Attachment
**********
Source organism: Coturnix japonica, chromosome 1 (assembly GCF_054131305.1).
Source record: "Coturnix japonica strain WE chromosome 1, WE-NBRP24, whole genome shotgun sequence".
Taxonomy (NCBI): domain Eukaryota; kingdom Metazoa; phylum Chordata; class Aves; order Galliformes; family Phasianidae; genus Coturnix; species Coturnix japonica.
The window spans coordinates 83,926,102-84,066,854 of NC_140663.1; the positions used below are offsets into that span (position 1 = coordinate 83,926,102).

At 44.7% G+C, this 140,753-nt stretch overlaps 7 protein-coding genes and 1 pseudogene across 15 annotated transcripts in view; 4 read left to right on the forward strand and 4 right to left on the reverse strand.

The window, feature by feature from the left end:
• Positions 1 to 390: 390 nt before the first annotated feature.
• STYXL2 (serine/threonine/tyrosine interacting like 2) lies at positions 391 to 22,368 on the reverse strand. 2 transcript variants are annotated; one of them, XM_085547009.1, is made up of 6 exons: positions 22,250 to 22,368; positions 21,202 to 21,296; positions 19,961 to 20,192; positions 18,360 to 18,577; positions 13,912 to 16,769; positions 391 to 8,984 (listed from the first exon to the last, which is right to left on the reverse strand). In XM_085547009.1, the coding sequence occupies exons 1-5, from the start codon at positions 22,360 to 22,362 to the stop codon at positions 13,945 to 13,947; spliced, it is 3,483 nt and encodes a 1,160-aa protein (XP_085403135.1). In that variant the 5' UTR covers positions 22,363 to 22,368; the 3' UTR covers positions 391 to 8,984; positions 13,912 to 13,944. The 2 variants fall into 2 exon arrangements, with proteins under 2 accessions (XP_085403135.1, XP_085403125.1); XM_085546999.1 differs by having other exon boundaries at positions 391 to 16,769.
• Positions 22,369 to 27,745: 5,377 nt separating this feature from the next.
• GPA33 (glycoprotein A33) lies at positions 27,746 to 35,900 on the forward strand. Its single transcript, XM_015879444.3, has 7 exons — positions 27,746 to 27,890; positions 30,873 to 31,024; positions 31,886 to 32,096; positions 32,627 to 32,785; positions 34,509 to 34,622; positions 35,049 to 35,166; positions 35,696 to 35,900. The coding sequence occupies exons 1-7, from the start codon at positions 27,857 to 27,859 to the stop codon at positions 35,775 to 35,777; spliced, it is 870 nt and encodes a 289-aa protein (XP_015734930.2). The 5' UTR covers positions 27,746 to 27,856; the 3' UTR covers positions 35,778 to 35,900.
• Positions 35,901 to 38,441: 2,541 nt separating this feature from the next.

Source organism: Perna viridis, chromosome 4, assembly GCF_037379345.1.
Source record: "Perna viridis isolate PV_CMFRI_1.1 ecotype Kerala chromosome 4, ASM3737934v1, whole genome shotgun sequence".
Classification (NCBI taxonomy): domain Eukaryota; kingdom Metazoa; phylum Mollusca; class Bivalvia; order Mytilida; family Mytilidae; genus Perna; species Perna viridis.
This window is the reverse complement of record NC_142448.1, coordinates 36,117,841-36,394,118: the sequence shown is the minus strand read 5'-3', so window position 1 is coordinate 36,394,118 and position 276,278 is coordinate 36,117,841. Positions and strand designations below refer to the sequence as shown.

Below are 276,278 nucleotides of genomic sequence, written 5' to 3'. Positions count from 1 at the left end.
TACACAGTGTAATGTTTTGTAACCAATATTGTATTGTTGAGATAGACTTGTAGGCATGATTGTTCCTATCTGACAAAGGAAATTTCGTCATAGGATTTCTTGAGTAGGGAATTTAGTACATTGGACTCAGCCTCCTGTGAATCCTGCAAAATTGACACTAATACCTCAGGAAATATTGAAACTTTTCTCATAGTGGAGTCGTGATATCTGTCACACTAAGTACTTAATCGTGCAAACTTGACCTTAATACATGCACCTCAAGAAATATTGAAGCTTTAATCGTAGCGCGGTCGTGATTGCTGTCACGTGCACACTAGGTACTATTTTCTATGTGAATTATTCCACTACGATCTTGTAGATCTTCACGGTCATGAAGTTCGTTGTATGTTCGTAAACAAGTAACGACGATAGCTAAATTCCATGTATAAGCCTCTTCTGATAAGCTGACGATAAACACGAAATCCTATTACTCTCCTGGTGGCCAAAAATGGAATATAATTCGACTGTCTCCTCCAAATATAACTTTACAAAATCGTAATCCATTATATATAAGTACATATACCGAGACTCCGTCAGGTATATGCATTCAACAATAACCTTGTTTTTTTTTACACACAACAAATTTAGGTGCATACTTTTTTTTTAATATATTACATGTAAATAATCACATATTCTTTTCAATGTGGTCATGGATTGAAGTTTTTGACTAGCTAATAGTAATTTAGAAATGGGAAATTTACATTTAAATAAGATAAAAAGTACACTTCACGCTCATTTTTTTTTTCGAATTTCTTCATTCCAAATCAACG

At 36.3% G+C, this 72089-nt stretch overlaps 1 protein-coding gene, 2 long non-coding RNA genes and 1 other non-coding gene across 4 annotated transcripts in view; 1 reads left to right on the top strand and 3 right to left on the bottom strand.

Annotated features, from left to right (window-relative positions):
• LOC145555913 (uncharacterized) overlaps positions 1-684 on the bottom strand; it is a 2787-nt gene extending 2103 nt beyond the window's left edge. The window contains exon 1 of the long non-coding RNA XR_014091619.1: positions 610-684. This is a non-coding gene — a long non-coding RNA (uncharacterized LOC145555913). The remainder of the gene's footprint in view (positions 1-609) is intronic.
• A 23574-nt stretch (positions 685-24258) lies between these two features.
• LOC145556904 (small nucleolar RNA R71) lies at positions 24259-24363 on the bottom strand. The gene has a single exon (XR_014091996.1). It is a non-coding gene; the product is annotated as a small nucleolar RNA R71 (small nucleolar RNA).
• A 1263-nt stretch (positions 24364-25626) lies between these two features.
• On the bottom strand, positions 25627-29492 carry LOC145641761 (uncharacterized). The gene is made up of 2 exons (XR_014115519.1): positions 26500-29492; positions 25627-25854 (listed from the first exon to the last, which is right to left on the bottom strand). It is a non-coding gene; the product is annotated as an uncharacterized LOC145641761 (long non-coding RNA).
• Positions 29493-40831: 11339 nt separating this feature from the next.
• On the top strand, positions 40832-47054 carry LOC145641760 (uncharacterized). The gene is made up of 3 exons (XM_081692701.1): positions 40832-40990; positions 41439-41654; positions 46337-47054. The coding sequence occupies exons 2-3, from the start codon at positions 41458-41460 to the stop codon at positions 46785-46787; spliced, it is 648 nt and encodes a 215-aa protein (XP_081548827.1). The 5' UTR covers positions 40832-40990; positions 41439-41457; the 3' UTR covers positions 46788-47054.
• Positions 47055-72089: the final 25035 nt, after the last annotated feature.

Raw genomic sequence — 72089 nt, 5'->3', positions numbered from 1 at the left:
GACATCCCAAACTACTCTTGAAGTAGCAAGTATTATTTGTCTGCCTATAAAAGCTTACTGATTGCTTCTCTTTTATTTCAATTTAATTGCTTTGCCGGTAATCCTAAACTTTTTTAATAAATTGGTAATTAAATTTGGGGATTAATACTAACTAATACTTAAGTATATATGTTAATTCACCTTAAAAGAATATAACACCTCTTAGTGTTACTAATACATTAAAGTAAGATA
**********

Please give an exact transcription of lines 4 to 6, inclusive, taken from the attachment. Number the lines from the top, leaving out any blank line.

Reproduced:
The window spans coordinates 83,926,102-84,066,854 of NC_140663.1; the positions used below are offsets into that span (position 1 = coordinate 83,926,102).

At 44.7% G+C, this 140,753-nt stretch overlaps 7 protein-coding genes and 1 pseudogene across 15 annotated transcripts in view; 4 read left to right on the forward strand and 4 right to left on the reverse strand.

The window, feature by feature from the left end: